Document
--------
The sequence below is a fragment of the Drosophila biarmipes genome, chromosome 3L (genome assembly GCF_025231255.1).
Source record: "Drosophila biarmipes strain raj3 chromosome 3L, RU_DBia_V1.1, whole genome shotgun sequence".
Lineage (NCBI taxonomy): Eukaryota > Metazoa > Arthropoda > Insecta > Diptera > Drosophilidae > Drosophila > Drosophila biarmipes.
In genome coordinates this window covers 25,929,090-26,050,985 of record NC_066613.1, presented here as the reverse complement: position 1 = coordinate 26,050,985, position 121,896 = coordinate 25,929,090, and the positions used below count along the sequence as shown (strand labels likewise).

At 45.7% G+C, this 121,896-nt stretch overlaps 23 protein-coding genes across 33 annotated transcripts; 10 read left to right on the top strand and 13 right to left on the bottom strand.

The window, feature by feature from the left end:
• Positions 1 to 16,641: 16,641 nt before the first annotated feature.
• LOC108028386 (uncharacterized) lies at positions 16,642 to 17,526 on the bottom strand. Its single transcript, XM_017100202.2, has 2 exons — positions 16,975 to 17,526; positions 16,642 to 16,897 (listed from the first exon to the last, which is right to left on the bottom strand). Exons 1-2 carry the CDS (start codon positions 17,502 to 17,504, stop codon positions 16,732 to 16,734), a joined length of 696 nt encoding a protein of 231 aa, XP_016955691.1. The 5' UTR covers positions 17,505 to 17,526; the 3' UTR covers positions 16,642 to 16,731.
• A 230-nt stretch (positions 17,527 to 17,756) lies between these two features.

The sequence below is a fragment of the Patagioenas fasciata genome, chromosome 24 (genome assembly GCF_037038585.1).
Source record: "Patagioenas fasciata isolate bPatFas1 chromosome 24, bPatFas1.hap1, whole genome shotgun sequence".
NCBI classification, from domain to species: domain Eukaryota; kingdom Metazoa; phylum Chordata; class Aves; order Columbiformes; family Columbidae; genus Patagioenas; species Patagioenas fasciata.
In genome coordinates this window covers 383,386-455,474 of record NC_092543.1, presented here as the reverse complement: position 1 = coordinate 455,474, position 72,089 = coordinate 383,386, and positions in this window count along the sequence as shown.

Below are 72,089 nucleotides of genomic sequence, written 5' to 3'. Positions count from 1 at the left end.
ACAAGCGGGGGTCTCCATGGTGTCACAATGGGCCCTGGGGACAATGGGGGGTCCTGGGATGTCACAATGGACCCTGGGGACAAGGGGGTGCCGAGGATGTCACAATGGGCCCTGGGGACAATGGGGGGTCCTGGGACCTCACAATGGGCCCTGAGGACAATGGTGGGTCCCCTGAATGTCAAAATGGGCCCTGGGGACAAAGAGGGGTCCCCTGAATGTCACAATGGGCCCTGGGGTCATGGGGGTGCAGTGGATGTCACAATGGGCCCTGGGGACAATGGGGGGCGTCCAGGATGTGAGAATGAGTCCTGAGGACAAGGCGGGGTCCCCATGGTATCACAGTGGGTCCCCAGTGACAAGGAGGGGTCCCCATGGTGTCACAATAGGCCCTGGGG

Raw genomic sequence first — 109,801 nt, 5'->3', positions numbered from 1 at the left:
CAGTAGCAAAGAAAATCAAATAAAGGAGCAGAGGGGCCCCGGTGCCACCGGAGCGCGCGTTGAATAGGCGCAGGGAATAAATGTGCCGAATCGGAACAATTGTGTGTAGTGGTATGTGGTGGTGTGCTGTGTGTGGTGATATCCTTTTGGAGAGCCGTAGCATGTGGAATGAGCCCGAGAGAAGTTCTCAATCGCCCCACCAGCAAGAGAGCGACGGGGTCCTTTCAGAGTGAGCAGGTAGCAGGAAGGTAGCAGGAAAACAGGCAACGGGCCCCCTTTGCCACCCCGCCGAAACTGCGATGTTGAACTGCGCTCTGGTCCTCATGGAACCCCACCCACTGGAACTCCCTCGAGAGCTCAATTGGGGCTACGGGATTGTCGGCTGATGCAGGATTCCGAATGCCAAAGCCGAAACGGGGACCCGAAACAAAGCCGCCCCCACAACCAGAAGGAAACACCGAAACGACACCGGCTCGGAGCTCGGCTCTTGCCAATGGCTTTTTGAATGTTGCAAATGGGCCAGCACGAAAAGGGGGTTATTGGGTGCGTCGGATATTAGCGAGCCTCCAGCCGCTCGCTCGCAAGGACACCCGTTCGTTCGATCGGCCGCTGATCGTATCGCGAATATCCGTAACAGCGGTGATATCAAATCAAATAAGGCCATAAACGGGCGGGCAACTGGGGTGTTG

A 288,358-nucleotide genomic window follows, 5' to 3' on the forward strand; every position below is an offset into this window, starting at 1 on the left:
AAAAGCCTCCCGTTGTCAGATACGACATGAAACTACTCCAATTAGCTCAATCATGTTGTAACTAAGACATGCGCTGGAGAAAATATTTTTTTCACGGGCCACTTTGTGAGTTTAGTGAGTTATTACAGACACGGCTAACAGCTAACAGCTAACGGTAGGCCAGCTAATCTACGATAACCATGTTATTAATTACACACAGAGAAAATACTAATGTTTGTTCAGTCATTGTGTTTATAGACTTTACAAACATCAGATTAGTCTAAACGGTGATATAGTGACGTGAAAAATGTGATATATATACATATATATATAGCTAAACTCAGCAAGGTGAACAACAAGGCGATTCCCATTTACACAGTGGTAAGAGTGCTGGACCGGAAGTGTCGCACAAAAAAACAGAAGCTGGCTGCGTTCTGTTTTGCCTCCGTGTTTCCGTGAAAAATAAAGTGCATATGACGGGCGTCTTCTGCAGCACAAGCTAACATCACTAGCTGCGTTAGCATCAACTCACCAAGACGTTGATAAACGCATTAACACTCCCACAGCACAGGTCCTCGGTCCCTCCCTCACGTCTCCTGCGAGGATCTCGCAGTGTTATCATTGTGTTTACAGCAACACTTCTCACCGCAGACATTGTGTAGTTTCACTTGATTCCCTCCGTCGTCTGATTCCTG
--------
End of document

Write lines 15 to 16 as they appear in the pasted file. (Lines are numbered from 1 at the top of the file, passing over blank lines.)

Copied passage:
ACAAGCGGGGGTCTCCATGGTGTCACAATGGGCCCTGGGGACAATGGGGGGTCCTGGGATGTCACAATGGACCCTGGGGACAAGGGGGTGCCGAGGATGTCACAATGGGCCCTGGGGACAATGGGGGGTCCTGGGACCTCACAATGGGCCCTGAGGACAATGGTGGGTCCCCTGAATGTCAAAATGGGCCCTGGGGACAAAGAGGGGTCCCCTGAATGTCACAATGGGCCCTGGGGTCATGGGGGTGCAGTGGATGTCACAATGGGCCCTGGGGACAATGGGGGGCGTCCAGGATGTGAGAATGAGTCCTGAGGACAAGGCGGGGTCCCCATGGTATCACAGTGGGTCCCCAGTGACAAGGAGGGGTCCCCATGGTGTCACAATAGGCCCTGGGG

Raw genomic sequence first — 109,801 nt, 5'->3', positions numbered from 1 at the left: